Edwards et al. 2019
Microbiomes are vast communities of microorganisms and viruses that populate all natural ecosystems. Viruses have been considered to be the most variable component of microbiomes, as supported by virome surveys and examples of high genomic mosaicism. However, recent evidence suggests that the human gut virome is remarkably stable compared with that of other environments. Here, we investigate the origin, evolution and epidemiology of crAssphage, a widespread human gut virus. Through a global collaboration, we obtained DNA sequences of crAssphage from more than one-third of the world’s countries and showed that the phylogeography of crAssphage is locally clustered within countries, cities and individuals.
DOI: https://doi.org/10.1038/s41564-019-0494-6 08-07-2019
Global monitoring of antimicrobial resistance based on metagenomics analyses of urban sewage
Hendriksen et al. 2019
Antimicrobial resistance (AMR) is a serious threat to global public health, but obtaining representative data on AMR for healthy human populations is difficult. Here, we use metagenomic analysis of untreated sewage to characterize the bacterial resistome from 79 sites in 60 countries. We find systematic differences in abundance and diversity of AMR genes between Europe/North-America/Oceania and Africa/Asia/South-America. Antimicrobial use data and bacterial taxonomy only explains a minor part of the AMR variation that we observe. We find no evidence for cross-selection between antimicrobial classes, or for effect of air travel between sites. However, AMR gene abundance strongly correlates with socio-economic, health and environmental factors, which we use to predict AMR gene abundances in all countries in the world. Our findings suggest that global AMR gene diversity and abundance vary by region, and that improving sanitation and health could potentially limit the global burden of AMR.
DOI: https://doi.org/10.1038/s41467-019-08853-3 08-03-2019
Abundance and diversity of the faecal resistome in slaughter pigs and broilers in nine European countries
Munk et al. 2018
Antimicrobial resistance (AMR) in bacteria and associated human morbidity and mortality is increasing. The use of antimicrobials in livestock selects for AMR that can subsequently be transferred to humans. This flow of AMR between reservoirs demands surveillance in livestock and in humans. We quantified and characterized the acquired resistance gene pools (resistomes) of 181 pig and 178 poultry farms from nine European countries, sequencing more than 5,000 Gb of DNA using shotgun metagenomics. We quantified acquired AMR using the ResFinder database and a second database constructed for this study, consisting of AMR genes identified through screening environmental DNA. The pig and poultry resistomes were very different in abundance and composition. There was a significant country effect on the resistomes, more so in pigs than in poultry. We found higher AMR loads in pigs, whereas poultry resistomes were more diverse. We detected several recently described, critical AMR genes, including mcr-1 and optrA, the abundance of which differed both between host species and between countries. We found that the total acquired AMR level was associated with the overall country-specific antimicrobial usage in livestock and that countries with comparable usage patterns had similar resistomes. However, functionally determined AMR genes were not associated with total drug use.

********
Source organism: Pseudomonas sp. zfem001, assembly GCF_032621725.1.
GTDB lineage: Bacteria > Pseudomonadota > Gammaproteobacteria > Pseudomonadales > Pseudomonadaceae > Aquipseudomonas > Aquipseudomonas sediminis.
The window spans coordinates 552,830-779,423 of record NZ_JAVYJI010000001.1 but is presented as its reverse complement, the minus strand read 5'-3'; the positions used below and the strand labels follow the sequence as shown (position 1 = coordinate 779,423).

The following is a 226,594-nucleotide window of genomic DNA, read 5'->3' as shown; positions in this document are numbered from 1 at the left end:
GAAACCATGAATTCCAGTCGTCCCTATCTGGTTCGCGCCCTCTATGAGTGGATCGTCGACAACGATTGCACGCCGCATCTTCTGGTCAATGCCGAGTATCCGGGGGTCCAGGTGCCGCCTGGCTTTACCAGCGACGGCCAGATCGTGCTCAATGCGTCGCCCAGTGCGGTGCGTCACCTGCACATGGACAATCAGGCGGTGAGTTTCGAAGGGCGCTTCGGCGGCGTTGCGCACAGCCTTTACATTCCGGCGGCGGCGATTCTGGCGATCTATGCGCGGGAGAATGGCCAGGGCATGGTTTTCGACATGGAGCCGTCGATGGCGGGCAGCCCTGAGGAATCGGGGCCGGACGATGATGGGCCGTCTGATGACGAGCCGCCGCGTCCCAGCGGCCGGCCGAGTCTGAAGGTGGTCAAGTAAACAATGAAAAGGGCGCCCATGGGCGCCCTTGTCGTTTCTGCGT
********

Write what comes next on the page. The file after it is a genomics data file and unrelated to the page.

DOI: https://doi.org/10.1038/s41564-018-0192-9 23-07-2018
Meta-genomic analysis of toilet waste from long distance flights; a step towards global surveillance of infectious diseases and antimicrobial resistance
Petersen et al. 2015
Human populations worldwide are increasingly confronted with infectious diseases and antimicrobial resistance spreading faster and appearing more frequently. Knowledge regarding their occurrence and worldwide transmission is important to control outbreaks and prevent epidemics. Here, we performed shotgun sequencing of toilet waste from 18 international airplanes arriving in Copenhagen, Denmark, from nine cities in three world regions. An average of 18.6 Gb (14.8 to 25.7 Gb) of raw Illumina paired end sequence data was generated, cleaned, trimmed and mapped against reference sequence databases for bacteria and antimicrobial resistance genes. An average of 106,839 (0.06%) reads were assigned to resistance genes with genes encoding resistance to tetracycline, macrolide and beta-lactam resistance genes as the most abundant in all samples. We found significantly higher abundance and diversity of genes encoding antimicrobial resistance, including critical important resistance (e.g. blaCTX-M) carried on airplanes from South Asia compared to North America. Presence of Salmonella enterica and norovirus were also detected in higher amounts from South Asia, whereas Clostridium difficile was most abundant in samples from North America. Our study provides a first step towards a potential novel strategy for global surveillance enabling simultaneous detection of multiple human health threatening genetic elements, infectious agents and resistance genes.
DOI: https://doi.org/10.1038/srep11444 10-07-2015